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Sally Ride, first American woman in space, has died at 61 (sallyridescience.com)
199 points by splat on July 23, 2012 | hide | past | web | favorite | 33 comments



First lesbian in space, apparently.

http://www.huffingtonpost.com/2012/07/23/sally-ride-first-am...

Unfortunate she felt she had to keep it to herself her whole life.

At the time she was applying, it might have disqualified her, security clearances weren't given since it was felt gays were exposed to blackmail. Plus Reagan era officials might not have viewed it as great PR.

[edit] Also a shame her partner of 27 years doesn't get the privileges of a spouse.


Its so fucking hilarious and sad that "gays were exposed to blackmail" thus not given clearance when the highest positions in many intelligence agencies are held by gays.

Hoover, (hitlers SS lead - failing on name), and many others... not to mention the latest cabal in the US agencies who i will not name at this time.

This world is so fucking broken.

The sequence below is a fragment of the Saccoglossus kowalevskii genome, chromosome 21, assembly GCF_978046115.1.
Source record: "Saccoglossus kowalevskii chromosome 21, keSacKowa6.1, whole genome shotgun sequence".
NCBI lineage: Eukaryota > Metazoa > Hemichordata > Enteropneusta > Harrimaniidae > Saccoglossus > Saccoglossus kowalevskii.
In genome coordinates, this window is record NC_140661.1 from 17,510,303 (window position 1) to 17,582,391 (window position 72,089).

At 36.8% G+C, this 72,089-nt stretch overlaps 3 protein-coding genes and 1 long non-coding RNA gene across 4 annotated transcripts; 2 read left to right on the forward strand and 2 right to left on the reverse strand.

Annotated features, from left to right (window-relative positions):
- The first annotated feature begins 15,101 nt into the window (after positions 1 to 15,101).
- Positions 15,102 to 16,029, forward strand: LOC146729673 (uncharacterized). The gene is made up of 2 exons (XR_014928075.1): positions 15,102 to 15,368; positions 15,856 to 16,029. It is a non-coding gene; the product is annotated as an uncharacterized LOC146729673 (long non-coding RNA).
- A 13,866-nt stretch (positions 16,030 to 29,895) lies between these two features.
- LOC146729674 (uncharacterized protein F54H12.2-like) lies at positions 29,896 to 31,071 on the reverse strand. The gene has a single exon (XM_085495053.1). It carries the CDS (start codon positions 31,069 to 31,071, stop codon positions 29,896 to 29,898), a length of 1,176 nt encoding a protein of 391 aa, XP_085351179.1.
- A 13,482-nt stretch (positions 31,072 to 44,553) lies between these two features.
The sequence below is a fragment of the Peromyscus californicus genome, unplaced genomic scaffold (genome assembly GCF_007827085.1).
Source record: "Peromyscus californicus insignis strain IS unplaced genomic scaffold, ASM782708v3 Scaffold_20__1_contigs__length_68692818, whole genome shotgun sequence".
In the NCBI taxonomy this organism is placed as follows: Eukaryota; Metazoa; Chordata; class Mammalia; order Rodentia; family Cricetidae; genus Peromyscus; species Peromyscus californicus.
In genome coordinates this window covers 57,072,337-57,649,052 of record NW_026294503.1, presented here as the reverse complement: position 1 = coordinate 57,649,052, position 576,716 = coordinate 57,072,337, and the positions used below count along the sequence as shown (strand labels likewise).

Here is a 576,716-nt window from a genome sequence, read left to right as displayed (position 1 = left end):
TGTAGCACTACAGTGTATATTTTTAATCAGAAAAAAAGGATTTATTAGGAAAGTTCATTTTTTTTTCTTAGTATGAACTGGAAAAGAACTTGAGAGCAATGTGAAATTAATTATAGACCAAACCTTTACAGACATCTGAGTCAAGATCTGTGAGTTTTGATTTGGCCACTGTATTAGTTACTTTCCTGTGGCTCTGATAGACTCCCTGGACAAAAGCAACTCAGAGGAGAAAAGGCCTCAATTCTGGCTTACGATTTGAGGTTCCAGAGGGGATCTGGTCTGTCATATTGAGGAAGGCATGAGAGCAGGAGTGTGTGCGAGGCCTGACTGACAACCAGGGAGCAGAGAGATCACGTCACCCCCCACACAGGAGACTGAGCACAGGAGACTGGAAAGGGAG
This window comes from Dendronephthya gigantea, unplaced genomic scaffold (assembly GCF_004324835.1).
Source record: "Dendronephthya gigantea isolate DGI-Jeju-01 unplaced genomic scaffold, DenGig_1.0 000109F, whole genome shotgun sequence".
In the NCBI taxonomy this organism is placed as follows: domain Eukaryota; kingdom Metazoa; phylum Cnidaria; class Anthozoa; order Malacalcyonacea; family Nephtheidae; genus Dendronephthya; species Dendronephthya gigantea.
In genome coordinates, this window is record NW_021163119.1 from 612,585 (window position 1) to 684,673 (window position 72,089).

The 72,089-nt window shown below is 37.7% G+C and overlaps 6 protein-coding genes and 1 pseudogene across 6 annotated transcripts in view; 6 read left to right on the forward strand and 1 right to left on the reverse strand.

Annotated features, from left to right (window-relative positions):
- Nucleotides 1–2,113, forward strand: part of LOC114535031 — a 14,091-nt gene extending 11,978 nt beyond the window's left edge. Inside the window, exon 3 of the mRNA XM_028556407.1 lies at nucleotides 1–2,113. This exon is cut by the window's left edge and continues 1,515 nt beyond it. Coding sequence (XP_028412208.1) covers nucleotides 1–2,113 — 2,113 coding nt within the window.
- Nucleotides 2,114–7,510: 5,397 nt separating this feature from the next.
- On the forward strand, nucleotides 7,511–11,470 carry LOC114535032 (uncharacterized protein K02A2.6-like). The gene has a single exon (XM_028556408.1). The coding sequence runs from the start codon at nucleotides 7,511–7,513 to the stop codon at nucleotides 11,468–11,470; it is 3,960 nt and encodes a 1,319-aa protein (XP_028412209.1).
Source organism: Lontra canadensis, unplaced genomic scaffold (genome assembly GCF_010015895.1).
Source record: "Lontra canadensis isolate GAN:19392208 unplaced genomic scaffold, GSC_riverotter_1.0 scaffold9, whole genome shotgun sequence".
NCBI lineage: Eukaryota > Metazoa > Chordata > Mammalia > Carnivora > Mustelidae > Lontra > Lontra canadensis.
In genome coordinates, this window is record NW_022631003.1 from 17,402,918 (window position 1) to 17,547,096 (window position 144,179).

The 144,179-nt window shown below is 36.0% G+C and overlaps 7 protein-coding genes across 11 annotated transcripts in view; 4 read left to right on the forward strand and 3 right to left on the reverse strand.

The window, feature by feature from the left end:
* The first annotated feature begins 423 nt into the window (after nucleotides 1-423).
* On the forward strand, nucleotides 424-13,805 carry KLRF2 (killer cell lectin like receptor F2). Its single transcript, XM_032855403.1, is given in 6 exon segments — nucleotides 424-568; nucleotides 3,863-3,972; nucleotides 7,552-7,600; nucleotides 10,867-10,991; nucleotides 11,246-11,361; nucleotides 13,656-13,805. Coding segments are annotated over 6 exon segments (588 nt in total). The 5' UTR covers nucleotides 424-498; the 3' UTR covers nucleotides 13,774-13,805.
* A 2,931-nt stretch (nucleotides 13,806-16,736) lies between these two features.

>(hitlers SS lead - failing on name)

Did you mean Ernst Röhm? (https://en.wikipedia.org/wiki/Ernst_R%C3%B6hm) He wasn't SS, he was part of Sturmabteilung.


maybe the highest positions in intelligence agencies should be held by good liars, not social activists...


Turing too.


Also possibly a shame that her husband had to endure a divorce, though a big caveat that at the time she may not have admitted her orientation even to herself, and/or they may have divorced for unrelated reasons.


Divorce is always a shame, but ... don't be so quick to blame the divorce on her "orientation". Not all people are attracted exclusively to one gender. All we know about Sally Ride is that "Sally didn't use labels. Sally had a very fundamental sense of privacy" http://www.buzzfeed.com/chrisgeidner/first-female-us-astrona...

We know that she had a male parter. We know she had a female partner. We don't know why the first partnership failed. And we don't really need to.


Would they only deny you a security clearance if your sexual orientation was a secret? It seems like it would be hard to blackmail someone who was publicly gay.


NOTE: I am not saying any of the following are good reasons. Just relaying reasons I've read about before as to why being gay was such a red flag, even if you were out.